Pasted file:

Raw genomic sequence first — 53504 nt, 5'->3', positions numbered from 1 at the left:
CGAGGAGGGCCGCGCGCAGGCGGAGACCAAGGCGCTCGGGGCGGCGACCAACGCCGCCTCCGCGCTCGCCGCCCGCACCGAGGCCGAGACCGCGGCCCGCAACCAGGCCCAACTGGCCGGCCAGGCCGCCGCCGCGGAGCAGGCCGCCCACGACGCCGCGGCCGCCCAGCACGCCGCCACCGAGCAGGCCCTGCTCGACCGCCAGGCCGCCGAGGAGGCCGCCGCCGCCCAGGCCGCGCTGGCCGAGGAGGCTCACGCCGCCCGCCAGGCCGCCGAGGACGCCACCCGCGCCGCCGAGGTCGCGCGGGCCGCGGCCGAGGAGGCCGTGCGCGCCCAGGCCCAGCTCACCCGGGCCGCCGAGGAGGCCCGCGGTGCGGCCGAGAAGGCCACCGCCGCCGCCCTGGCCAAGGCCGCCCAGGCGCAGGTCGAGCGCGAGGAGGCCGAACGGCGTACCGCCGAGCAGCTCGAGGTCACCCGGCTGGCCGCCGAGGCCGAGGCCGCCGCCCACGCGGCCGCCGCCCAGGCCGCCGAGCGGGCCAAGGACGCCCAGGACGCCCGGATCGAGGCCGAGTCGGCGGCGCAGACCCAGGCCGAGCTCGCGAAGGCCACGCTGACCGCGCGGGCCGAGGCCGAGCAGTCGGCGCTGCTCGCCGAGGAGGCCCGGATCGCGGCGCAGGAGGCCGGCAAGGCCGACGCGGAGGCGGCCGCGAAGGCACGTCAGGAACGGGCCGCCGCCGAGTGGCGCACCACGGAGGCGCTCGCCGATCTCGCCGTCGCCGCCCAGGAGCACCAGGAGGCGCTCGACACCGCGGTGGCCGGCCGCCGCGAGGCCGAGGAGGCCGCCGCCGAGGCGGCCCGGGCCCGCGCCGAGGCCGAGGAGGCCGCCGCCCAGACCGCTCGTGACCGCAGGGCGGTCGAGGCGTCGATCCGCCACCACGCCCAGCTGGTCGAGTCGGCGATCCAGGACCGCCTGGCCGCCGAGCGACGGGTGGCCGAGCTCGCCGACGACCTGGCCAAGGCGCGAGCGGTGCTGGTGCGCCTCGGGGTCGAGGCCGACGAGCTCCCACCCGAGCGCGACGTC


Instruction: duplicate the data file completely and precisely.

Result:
Raw genomic sequence first — 53504 nt, 5'->3', positions numbered from 1 at the left:
CGAGGAGGGCCGCGCGCAGGCGGAGACCAAGGCGCTCGGGGCGGCGACCAACGCCGCCTCCGCGCTCGCCGCCCGCACCGAGGCCGAGACCGCGGCCCGCAACCAGGCCCAACTGGCCGGCCAGGCCGCCGCCGCGGAGCAGGCCGCCCACGACGCCGCGGCCGCCCAGCACGCCGCCACCGAGCAGGCCCTGCTCGACCGCCAGGCCGCCGAGGAGGCCGCCGCCGCCCAGGCCGCGCTGGCCGAGGAGGCTCACGCCGCCCGCCAGGCCGCCGAGGACGCCACCCGCGCCGCCGAGGTCGCGCGGGCCGCGGCCGAGGAGGCCGTGCGCGCCCAGGCCCAGCTCACCCGGGCCGCCGAGGAGGCCCGCGGTGCGGCCGAGAAGGCCACCGCCGCCGCCCTGGCCAAGGCCGCCCAGGCGCAGGTCGAGCGCGAGGAGGCCGAACGGCGTACCGCCGAGCAGCTCGAGGTCACCCGGCTGGCCGCCGAGGCCGAGGCCGCCGCCCACGCGGCCGCCGCCCAGGCCGCCGAGCGGGCCAAGGACGCCCAGGACGCCCGGATCGAGGCCGAGTCGGCGGCGCAGACCCAGGCCGAGCTCGCGAAGGCCACGCTGACCGCGCGGGCCGAGGCCGAGCAGTCGGCGCTGCTCGCCGAGGAGGCCCGGATCGCGGCGCAGGAGGCCGGCAAGGCCGACGCGGAGGCGGCCGCGAAGGCACGTCAGGAACGGGCCGCCGCCGAGTGGCGCACCACGGAGGCGCTCGCCGATCTCGCCGTCGCCGCCCAGGAGCACCAGGAGGCGCTCGACACCGCGGTGGCCGGCCGCCGCGAGGCCGAGGAGGCCGCCGCCGAGGCGGCCCGGGCCCGCGCCGAGGCCGAGGAGGCCGCCGCCCAGACCGCTCGTGACCGCAGGGCGGTCGAGGCGTCGATCCGCCACCACGCCCAGCTGGTCGAGTCGGCGATCCAGGACCGCCTGGCCGCCGAGCGACGGGTGGCCGAGCTCGCCGACGACCTGGCCAAGGCGCGAGCGGTGCTGGTGCGCCTCGGGGTCGAGGCCGACGAGCTCCCACCCGAGCGCGACGTC